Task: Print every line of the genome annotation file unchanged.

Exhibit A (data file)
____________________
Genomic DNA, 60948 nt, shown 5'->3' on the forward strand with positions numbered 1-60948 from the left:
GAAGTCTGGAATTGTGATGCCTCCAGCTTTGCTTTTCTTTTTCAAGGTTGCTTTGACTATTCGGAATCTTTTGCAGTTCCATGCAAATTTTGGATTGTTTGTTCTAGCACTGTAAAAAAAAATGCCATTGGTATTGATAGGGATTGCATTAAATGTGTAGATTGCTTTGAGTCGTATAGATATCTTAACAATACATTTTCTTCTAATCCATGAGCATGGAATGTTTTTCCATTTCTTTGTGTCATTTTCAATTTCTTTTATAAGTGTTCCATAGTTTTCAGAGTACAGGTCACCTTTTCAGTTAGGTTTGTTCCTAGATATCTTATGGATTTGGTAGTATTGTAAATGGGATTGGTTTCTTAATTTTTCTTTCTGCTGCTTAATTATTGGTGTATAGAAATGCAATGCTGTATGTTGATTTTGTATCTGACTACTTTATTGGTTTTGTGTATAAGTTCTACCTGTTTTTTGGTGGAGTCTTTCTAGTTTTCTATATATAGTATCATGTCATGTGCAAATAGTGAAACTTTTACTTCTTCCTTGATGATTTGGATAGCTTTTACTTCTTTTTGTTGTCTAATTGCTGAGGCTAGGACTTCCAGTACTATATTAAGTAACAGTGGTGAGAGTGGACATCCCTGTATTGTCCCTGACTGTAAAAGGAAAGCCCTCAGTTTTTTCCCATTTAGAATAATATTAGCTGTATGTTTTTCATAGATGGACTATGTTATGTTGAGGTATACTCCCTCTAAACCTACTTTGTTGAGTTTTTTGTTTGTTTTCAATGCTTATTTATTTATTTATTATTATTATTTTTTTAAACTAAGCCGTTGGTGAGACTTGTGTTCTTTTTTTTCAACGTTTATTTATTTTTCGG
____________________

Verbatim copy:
Genomic DNA, 60948 nt, shown 5'->3' on the forward strand with positions numbered 1-60948 from the left:
GAAGTCTGGAATTGTGATGCCTCCAGCTTTGCTTTTCTTTTTCAAGGTTGCTTTGACTATTCGGAATCTTTTGCAGTTCCATGCAAATTTTGGATTGTTTGTTCTAGCACTGTAAAAAAAAATGCCATTGGTATTGATAGGGATTGCATTAAATGTGTAGATTGCTTTGAGTCGTATAGATATCTTAACAATACATTTTCTTCTAATCCATGAGCATGGAATGTTTTTCCATTTCTTTGTGTCATTTTCAATTTCTTTTATAAGTGTTCCATAGTTTTCAGAGTACAGGTCACCTTTTCAGTTAGGTTTGTTCCTAGATATCTTATGGATTTGGTAGTATTGTAAATGGGATTGGTTTCTTAATTTTTCTTTCTGCTGCTTAATTATTGGTGTATAGAAATGCAATGCTGTATGTTGATTTTGTATCTGACTACTTTATTGGTTTTGTGTATAAGTTCTACCTGTTTTTTGGTGGAGTCTTTCTAGTTTTCTATATATAGTATCATGTCATGTGCAAATAGTGAAACTTTTACTTCTTCCTTGATGATTTGGATAGCTTTTACTTCTTTTTGTTGTCTAATTGCTGAGGCTAGGACTTCCAGTACTATATTAAGTAACAGTGGTGAGAGTGGACATCCCTGTATTGTCCCTGACTGTAAAAGGAAAGCCCTCAGTTTTTTCCCATTTAGAATAATATTAGCTGTATGTTTTTCATAGATGGACTATGTTATGTTGAGGTATACTCCCTCTAAACCTACTTTGTTGAGTTTTTTGTTTGTTTTCAATGCTTATTTATTTATTTATTATTATTATTTTTTTAAACTAAGCCGTTGGTGAGACTTGTGTTCTTTTTTTTCAACGTTTATTTATTTTTCGG